The “apps” section of this site is by invitation only. It is secured by Oauth2, and we use Google as our identity provider. We realize this is not a perfect arrangement (no security arrangement is), but we can assure you that Google’s role is strictly to assure us that you are indeed who you claim to be. We do not receive any information we do not already know (i.e. your email address), and we do not share any of this information with other parties.

Server Surgery

So, gremlins. I guess that’s what happens with some hard disks. One of them turned a peaceful weekend into a mad scramble for backup space and mdadm tips. Call it a fire drill without the staircases. I guess the server means to say I’ve been taking it for granted. Some lessons learned: You can use drives with different geometry if you have to. An IMPI display would have been very useful for this first-timer.

Test Cycle

So, now that I have this blog updating after changes (i.e. local changes + push to remote), I’m looking to get a little more ambitious. Here are my new requirements for pushing single page apps to my site: An editing model similar to my blog post workflow (see previous post) Pushing to the repository runs tests instead of blindly deploying If tests are successful deploy to host Restart any server processes required Enable dynamic discovery for new apps (i.e.

New Workflow

I’m in the midst of automating deployment of my site using Git hooks. See here for a nice tutorial. There will be other pieces to my ultimate workflow too, such as creating a richer build using grunt and coffeescript, and maybe testing with Jenkins, etc. I’ll probably experiment with these things now that I’ve got my first automated push going. But so far I’m just happy to have a new editing strategy for web site content that works like writing code: Pull site source from repository Add or edit some content (flagged draft) Check it out offline (i.e.

Hello Again

Seems this is a pattern: I get setup with a new blogging engine and I immediately dump a bunch of URLs that have been cluttering up my browser tabs for a couple of days. Some tabs you just can’t close, am I right? What engine, you may ask? Hugo (many thanks to Nate Finch for a great starting point … hope you don’t mind my borrowing your layout). Anyway I’ve already got another one of these undisciplined link lists on my GitHub site (see this post), but I’m keeping a separate one here, kind of off the radar.


Skelton is a skeleton for a Node-RED UI (with apologies to fans of the late great Red). Star Fork

TUIO Express

Experiments with TUIO and NodeJS using Express Star Fork Project Description This work demonstrates one possible use of osc.js in the browser, extending their udp-browser example found here to reflect TUIO messages. The project is a proof of concept client-server pair meant to demonstrate the viability of: Defining a TUIO implementation in the browser Improving reconnects by means of socket.io Supporting multiple distinct TUIO sources through a single server Supporting a variety of TUIO message types Server The server performs the following roles: provides client-side static resources (JavaScript and HTML) listens for raw TUIO bundles over UDP wraps bundles to add sender identity (many devices lack “source” packets) forwards wrapped UDP packets over socket.io Client The browser-based clients perform the bulk of the work with respect to TUIO: interprets raw binary into JavaScript-legible bundles maps OSC bundles into packets and then infers operations from packet types maintains cache of TUIO objects by sender and type retires defunct objects no longer appearing in ‘alive’ packets raises events for downstream applications Architecture Diagram UDP HTTP | | PHYSICAL DEVICES | SERVER | WEB CLIENTS | | | Raw TUIO packets | | forwarded over | | socket.io with a | +-------------+ | thin wrapper for | +---------------+ | | | device identity | | | | TUIO Device | ------+ | | + -- | osc.js client | | | | | +--------------+ | | | | +-------------+ | | | Express | | | +---------------+ +--> | --> | and | --> | ---+ +-------------+ | | | socket.io | | | +---------------+ | | | | +--------------+ | | | | | TUIO Device | ------+ | | + -- | osc.js client | | | | | | | | | +-------------+ | | | | +---------------+ | | | | ...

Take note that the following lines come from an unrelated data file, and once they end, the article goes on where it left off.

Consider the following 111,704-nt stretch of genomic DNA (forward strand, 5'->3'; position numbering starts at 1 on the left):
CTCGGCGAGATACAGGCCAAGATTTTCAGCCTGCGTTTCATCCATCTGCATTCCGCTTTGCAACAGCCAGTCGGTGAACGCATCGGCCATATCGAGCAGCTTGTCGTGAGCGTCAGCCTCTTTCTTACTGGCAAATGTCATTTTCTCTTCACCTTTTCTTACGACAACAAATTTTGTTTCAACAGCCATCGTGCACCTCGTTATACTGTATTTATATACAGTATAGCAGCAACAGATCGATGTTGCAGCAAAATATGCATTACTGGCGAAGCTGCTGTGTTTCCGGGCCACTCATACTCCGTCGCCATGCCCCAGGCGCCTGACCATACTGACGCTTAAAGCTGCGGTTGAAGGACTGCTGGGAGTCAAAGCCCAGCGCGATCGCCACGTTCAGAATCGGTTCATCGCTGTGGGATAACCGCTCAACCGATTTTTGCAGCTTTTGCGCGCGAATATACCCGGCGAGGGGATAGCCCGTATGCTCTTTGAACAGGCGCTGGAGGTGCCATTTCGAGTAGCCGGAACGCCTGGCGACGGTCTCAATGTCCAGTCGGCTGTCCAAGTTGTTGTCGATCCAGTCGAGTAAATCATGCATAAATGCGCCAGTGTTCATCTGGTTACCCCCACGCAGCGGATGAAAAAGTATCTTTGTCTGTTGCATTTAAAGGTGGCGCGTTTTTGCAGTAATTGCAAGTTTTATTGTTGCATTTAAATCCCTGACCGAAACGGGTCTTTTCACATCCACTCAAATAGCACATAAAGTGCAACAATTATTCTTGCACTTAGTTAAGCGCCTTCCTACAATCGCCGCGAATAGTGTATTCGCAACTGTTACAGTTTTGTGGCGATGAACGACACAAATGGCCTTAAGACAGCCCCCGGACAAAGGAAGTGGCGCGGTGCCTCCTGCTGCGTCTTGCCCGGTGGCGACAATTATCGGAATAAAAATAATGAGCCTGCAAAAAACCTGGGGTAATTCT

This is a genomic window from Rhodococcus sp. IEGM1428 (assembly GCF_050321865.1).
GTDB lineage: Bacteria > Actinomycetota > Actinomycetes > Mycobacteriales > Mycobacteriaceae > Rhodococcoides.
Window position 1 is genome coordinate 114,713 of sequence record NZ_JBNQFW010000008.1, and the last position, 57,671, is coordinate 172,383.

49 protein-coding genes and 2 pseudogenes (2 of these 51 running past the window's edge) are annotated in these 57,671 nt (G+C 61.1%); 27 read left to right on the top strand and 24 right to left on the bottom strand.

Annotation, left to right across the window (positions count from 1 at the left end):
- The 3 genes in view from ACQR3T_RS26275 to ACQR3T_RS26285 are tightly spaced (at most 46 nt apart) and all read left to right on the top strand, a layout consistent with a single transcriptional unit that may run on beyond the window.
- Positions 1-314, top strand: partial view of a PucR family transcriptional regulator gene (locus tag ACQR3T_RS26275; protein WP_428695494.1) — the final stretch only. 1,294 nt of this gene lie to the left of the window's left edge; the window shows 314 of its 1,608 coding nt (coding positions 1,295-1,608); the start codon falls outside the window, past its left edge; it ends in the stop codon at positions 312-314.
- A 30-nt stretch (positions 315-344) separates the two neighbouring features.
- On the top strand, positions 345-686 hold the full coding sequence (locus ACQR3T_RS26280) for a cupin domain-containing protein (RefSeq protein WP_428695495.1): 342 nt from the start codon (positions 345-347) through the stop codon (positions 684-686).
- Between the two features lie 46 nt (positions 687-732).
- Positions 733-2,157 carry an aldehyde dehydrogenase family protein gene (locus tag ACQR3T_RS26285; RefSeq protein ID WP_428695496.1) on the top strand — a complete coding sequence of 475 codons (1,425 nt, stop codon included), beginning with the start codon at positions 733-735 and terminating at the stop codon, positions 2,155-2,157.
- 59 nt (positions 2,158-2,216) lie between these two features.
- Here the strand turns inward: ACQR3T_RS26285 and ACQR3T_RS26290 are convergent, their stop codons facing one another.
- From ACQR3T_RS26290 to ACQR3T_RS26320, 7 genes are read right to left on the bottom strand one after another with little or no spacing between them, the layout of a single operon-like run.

I am a prodigal student at Carleton University in Ottawa, where I’m following up on a successful undergrad in Computer Science with a Master’s degree. My focus is on building web tools for collaboration and decision-making. When I’m not coding I’m probably out walking the sweetest little whippet you ever did see. What do I mean by “average bear”? The idea comes from the observation that we are very often confronted with secondary tasks, like keeping passwords (primary task: accessing a valuable resource), or remembering touchpad gestures (primary task: operating a MacBook), or documenting our work (primary task: doing the work), or securing a system (primary task: building one).